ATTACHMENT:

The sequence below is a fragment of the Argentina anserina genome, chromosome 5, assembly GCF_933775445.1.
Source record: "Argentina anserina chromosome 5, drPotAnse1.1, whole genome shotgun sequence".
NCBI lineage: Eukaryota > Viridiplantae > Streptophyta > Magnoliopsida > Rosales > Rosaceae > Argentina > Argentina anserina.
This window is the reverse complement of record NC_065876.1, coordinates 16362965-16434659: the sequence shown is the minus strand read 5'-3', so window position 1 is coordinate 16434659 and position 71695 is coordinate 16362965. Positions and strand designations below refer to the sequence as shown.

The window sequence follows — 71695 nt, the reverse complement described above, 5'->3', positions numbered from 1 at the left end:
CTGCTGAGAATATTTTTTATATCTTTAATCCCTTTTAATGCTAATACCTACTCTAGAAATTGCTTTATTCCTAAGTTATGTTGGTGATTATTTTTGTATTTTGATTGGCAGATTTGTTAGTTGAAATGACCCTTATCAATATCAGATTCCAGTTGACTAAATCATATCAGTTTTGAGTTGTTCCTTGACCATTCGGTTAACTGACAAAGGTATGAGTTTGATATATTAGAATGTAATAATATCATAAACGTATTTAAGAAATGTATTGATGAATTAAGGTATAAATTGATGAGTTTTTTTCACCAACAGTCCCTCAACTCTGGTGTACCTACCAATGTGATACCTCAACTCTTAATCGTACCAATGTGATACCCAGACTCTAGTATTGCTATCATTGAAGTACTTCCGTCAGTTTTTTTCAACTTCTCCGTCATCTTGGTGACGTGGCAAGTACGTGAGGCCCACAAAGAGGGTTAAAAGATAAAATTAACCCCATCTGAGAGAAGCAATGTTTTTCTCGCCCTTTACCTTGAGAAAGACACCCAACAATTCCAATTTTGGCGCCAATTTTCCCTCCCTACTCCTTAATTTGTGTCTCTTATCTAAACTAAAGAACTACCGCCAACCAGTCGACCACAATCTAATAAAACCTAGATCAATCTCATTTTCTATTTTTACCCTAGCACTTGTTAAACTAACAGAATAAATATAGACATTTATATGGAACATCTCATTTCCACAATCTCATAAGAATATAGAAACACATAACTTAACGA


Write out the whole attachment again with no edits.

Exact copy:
The sequence below is a fragment of the Argentina anserina genome, chromosome 5, assembly GCF_933775445.1.
Source record: "Argentina anserina chromosome 5, drPotAnse1.1, whole genome shotgun sequence".
NCBI lineage: Eukaryota > Viridiplantae > Streptophyta > Magnoliopsida > Rosales > Rosaceae > Argentina > Argentina anserina.
This window is the reverse complement of record NC_065876.1, coordinates 16362965-16434659: the sequence shown is the minus strand read 5'-3', so window position 1 is coordinate 16434659 and position 71695 is coordinate 16362965. Positions and strand designations below refer to the sequence as shown.

The window sequence follows — 71695 nt, the reverse complement described above, 5'->3', positions numbered from 1 at the left end:
CTGCTGAGAATATTTTTTATATCTTTAATCCCTTTTAATGCTAATACCTACTCTAGAAATTGCTTTATTCCTAAGTTATGTTGGTGATTATTTTTGTATTTTGATTGGCAGATTTGTTAGTTGAAATGACCCTTATCAATATCAGATTCCAGTTGACTAAATCATATCAGTTTTGAGTTGTTCCTTGACCATTCGGTTAACTGACAAAGGTATGAGTTTGATATATTAGAATGTAATAATATCATAAACGTATTTAAGAAATGTATTGATGAATTAAGGTATAAATTGATGAGTTTTTTTCACCAACAGTCCCTCAACTCTGGTGTACCTACCAATGTGATACCTCAACTCTTAATCGTACCAATGTGATACCCAGACTCTAGTATTGCTATCATTGAAGTACTTCCGTCAGTTTTTTTCAACTTCTCCGTCATCTTGGTGACGTGGCAAGTACGTGAGGCCCACAAAGAGGGTTAAAAGATAAAATTAACCCCATCTGAGAGAAGCAATGTTTTTCTCGCCCTTTACCTTGAGAAAGACACCCAACAATTCCAATTTTGGCGCCAATTTTCCCTCCCTACTCCTTAATTTGTGTCTCTTATCTAAACTAAAGAACTACCGCCAACCAGTCGACCACAATCTAATAAAACCTAGATCAATCTCATTTTCTATTTTTACCCTAGCACTTGTTAAACTAACAGAATAAATATAGACATTTATATGGAACATCTCATTTCCACAATCTCATAAGAATATAGAAACACATAACTTAACGA